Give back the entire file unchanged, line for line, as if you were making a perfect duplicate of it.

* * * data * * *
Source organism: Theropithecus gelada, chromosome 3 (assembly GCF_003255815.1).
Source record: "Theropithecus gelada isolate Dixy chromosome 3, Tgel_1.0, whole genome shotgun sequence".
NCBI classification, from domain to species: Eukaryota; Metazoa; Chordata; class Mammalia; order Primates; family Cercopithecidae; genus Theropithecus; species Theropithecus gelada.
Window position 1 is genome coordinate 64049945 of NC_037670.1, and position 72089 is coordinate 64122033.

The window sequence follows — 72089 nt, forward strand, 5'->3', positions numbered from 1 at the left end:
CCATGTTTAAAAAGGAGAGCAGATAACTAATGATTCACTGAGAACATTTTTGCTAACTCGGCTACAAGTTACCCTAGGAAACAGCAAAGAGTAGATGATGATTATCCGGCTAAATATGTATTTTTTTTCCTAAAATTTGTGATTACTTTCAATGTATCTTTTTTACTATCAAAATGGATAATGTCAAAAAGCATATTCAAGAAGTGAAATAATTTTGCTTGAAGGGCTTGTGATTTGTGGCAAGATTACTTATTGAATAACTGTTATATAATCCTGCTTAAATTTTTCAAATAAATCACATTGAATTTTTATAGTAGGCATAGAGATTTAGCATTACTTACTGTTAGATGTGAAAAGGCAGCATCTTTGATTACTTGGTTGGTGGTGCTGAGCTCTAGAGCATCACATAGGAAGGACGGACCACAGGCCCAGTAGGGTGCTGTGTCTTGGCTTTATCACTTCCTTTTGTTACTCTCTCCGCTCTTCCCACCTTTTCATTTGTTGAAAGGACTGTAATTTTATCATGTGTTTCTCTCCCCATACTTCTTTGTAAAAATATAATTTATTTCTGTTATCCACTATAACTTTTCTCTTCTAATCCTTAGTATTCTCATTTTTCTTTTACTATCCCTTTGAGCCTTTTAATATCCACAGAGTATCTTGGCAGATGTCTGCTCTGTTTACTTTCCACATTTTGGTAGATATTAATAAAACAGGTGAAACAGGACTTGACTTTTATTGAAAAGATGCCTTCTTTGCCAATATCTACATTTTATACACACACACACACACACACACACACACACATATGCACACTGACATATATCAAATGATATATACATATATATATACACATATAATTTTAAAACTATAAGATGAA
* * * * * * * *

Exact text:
Source organism: Theropithecus gelada, chromosome 3 (assembly GCF_003255815.1).
Source record: "Theropithecus gelada isolate Dixy chromosome 3, Tgel_1.0, whole genome shotgun sequence".
NCBI classification, from domain to species: Eukaryota; Metazoa; Chordata; class Mammalia; order Primates; family Cercopithecidae; genus Theropithecus; species Theropithecus gelada.
Window position 1 is genome coordinate 64049945 of NC_037670.1, and position 72089 is coordinate 64122033.

The window sequence follows — 72089 nt, forward strand, 5'->3', positions numbered from 1 at the left end:
CCATGTTTAAAAAGGAGAGCAGATAACTAATGATTCACTGAGAACATTTTTGCTAACTCGGCTACAAGTTACCCTAGGAAACAGCAAAGAGTAGATGATGATTATCCGGCTAAATATGTATTTTTTTTCCTAAAATTTGTGATTACTTTCAATGTATCTTTTTTACTATCAAAATGGATAATGTCAAAAAGCATATTCAAGAAGTGAAATAATTTTGCTTGAAGGGCTTGTGATTTGTGGCAAGATTACTTATTGAATAACTGTTATATAATCCTGCTTAAATTTTTCAAATAAATCACATTGAATTTTTATAGTAGGCATAGAGATTTAGCATTACTTACTGTTAGATGTGAAAAGGCAGCATCTTTGATTACTTGGTTGGTGGTGCTGAGCTCTAGAGCATCACATAGGAAGGACGGACCACAGGCCCAGTAGGGTGCTGTGTCTTGGCTTTATCACTTCCTTTTGTTACTCTCTCCGCTCTTCCCACCTTTTCATTTGTTGAAAGGACTGTAATTTTATCATGTGTTTCTCTCCCCATACTTCTTTGTAAAAATATAATTTATTTCTGTTATCCACTATAACTTTTCTCTTCTAATCCTTAGTATTCTCATTTTTCTTTTACTATCCCTTTGAGCCTTTTAATATCCACAGAGTATCTTGGCAGATGTCTGCTCTGTTTACTTTCCACATTTTGGTAGATATTAATAAAACAGGTGAAACAGGACTTGACTTTTATTGAAAAGATGCCTTCTTTGCCAATATCTACATTTTATACACACACACACACACACACACACACACACATATGCACACTGACATATATCAAATGATATATACATATATATATACACATATAATTTTAAAACTATAAGATGAA